Amanda: I generally advise people to have a resume somewhere between two to three pages long (unless they are applying for an academic position where a CV is appropriate). That said, there’s no magic answer to how long a resume should be. Is the information necessary and relevant? I would rather see a longer resume where it feels like every bit of space is used appropriately than a short one that doesn’t give me enough information about the candidate. On the flip side, a resume can be within that two- to three-page benchmark and still be too long if it isn’t concise or provides redundant information.
Should I include a photo on my resume?
Alex: Do not use a photo of yourself.
Marissa: Absolutely do not use a photo of yourself. Recruiters are looking for facts, successes, and numbers.
Amanda: Definitely do not include a photo on your resume, but do include a professional-looking photo in your LinkedIn profile.
What contact information is important to include?
Marissa: A lot of people don’t feel comfortable including their full address. I don’t think you need to. Include your email, phone number, and LinkedIn at the top of your resume and in your email signature. The last thing you want is a recruiter trying to find your phone number. You can definitely put your pronouns on your resume, especially if you’re looking at an organization that you know is progressive. But there are also organizations that are not like that, so tailor your resume to the culture of the organization.
Amanda: While I understand why people might be uncomfortable including a street address on their resume, it can be helpful to include basic geographic information (city and state, for example). In a lot of mission-driven organizations, having a connection to a particular community or a network that you can bring with you to your new position can be incredibly helpful. Moreover, any time someone doesn’t include a location on their resume, I wonder whether they are local and, if not, if they would be serious about relocating for the position. Being upfront with that information allows the candidate to control that narrative.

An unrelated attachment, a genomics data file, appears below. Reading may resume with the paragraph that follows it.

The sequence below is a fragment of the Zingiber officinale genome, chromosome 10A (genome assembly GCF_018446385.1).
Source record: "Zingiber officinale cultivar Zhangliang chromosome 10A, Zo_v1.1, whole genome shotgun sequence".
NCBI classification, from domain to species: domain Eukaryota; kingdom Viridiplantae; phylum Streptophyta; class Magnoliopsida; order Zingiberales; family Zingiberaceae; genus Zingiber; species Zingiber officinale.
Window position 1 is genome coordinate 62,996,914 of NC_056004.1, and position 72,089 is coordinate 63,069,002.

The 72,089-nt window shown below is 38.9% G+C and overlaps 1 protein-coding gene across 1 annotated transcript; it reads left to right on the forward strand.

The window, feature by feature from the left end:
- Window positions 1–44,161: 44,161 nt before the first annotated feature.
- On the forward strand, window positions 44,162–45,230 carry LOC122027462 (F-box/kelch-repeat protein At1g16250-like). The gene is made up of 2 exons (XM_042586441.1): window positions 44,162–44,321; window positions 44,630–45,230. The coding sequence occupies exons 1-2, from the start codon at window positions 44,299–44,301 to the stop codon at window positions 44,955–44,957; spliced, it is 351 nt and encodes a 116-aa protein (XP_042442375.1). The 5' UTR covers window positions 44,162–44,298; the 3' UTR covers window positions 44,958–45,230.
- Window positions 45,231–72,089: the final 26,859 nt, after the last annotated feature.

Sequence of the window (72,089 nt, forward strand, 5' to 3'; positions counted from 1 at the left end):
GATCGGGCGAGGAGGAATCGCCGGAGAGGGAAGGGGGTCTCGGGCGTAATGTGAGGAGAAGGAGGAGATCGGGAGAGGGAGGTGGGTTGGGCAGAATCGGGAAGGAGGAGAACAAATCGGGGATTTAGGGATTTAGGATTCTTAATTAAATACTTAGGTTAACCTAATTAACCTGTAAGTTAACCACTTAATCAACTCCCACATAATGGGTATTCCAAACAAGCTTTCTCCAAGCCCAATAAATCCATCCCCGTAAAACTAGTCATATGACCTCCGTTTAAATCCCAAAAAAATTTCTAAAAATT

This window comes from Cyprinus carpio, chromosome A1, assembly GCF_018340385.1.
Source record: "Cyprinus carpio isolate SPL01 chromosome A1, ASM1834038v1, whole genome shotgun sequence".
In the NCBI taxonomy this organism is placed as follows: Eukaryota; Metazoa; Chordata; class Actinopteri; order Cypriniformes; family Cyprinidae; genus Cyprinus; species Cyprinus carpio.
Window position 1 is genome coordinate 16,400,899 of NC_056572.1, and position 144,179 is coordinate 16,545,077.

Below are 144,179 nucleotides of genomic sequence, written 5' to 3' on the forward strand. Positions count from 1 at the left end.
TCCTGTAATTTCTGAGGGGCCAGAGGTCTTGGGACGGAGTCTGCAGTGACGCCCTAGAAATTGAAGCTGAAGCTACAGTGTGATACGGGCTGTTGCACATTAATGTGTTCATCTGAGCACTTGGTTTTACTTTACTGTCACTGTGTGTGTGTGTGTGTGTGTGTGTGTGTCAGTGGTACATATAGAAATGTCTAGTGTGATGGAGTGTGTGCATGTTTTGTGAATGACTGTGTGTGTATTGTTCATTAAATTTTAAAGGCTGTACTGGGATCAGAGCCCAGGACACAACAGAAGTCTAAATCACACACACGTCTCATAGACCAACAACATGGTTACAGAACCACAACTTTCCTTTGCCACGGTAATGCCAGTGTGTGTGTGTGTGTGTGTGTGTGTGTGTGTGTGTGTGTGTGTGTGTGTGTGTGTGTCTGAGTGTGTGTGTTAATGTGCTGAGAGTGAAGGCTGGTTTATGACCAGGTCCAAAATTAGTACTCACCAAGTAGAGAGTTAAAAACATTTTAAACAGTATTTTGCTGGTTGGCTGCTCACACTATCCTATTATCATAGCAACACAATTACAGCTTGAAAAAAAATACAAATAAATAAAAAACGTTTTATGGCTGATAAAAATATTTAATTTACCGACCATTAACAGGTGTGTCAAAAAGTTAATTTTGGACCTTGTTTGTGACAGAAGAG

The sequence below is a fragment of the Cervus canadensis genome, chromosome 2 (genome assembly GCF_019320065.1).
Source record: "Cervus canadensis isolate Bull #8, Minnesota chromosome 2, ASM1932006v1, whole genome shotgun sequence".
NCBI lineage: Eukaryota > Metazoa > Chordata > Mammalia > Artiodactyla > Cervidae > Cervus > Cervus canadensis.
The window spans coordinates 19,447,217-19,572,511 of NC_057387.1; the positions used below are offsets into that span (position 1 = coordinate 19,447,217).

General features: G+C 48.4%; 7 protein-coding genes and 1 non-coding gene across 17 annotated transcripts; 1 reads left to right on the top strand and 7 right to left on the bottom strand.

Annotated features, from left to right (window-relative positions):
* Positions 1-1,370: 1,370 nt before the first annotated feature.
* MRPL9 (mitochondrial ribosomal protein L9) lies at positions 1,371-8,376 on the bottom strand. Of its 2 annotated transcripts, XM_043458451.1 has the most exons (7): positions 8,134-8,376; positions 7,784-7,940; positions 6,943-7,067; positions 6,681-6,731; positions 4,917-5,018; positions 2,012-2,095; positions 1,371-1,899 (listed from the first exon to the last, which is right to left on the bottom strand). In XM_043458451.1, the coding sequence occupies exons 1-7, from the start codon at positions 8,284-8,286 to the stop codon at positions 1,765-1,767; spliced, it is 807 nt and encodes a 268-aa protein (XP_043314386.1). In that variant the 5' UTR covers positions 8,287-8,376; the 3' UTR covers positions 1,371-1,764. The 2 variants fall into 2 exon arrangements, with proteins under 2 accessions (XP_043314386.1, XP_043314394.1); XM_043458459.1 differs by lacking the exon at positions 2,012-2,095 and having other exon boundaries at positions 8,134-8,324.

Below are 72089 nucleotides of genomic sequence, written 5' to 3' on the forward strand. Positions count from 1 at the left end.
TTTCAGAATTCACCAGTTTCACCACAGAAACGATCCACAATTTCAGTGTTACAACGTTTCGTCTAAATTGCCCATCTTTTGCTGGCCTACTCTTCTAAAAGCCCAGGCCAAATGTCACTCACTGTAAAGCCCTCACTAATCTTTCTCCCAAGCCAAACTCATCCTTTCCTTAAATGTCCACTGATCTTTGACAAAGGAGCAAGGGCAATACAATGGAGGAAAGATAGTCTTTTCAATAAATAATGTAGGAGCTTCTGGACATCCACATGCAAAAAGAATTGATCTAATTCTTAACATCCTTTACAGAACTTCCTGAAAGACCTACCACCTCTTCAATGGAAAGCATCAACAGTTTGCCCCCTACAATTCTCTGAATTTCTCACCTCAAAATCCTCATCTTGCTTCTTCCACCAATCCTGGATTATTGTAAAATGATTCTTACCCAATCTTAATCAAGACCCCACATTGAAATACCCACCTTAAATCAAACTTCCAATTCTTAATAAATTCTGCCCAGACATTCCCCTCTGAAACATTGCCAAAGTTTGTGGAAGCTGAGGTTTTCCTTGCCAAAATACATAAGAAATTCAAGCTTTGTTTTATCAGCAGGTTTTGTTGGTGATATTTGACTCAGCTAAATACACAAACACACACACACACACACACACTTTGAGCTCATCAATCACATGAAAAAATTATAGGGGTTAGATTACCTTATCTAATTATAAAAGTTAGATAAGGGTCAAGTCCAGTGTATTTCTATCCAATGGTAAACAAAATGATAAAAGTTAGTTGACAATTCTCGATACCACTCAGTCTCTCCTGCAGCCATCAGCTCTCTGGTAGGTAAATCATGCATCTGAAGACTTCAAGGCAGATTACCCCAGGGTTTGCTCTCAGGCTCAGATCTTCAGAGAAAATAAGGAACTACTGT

How do I best illustrate my experience?
Alex: Use bullets vs. prose. Instead of listing tasks, show your accomplishments through examples and specific numbers. Recruiters want to know the size of your organization’s budgets, staff size, and direct reports. If you are a fundraiser, how much money have you raised and from what sources? Look at the position profile and tailor your resume to that profile. If the profile is talking all about fundraising and raising $25 million and you’ve only raised $15 million, but you started at three, people are going to be impressed with that.
Think about how you can quantify your experience and expertise with actual data. Percentage of budget increase under your leadership, number of direct reports, increase in clients served or dollars raised. These are all metrics that demonstrate impact and should be included in every resume.
Marissa: In the content of your role, I want to see numbers. I want to see where the organization was when you started, and where it is now. I want to see your results and what you really accomplished while you were there. More than anything, I don’t like a resume that is just all your straight tasks, a laundry list. I’m looking for results and content.
Amanda: When I was in high school, I had a theater director who used to chant, “BE SPECIFIC. B-E SPECIFIC.” I have that chant running through my head whenever I read resumes. Provide numbers, scale, and key accomplishments. For each bullet, ask “who, what, where, when, why, how?”; you won’t provide information about every single answer in every single bullet, but this exercise can help prompt you to add relevant details. I don’t want to read a resume that is essentially a job description. No one else—not even someone in the same exact role in the same exact organization—should have the same bullets as you. Show what you did in that role.
Should I include my hobbies or outside interests in my resume?
Alex: I don’t think it’s necessary to include your personal hobbies unless it is additive to your story. For example, I was reviewing a resume of a woman who worked in an environmental organization, and she listed that she had visited all 50 states. I loved that because it helped paint a picture of who she is and was a great conversation starter. Love of travel, dining at new restaurants, etc., does not tell me anything about you relevant to the role or help paint you in a unique light. So, if it’s additive, go for it. Otherwise, skip it.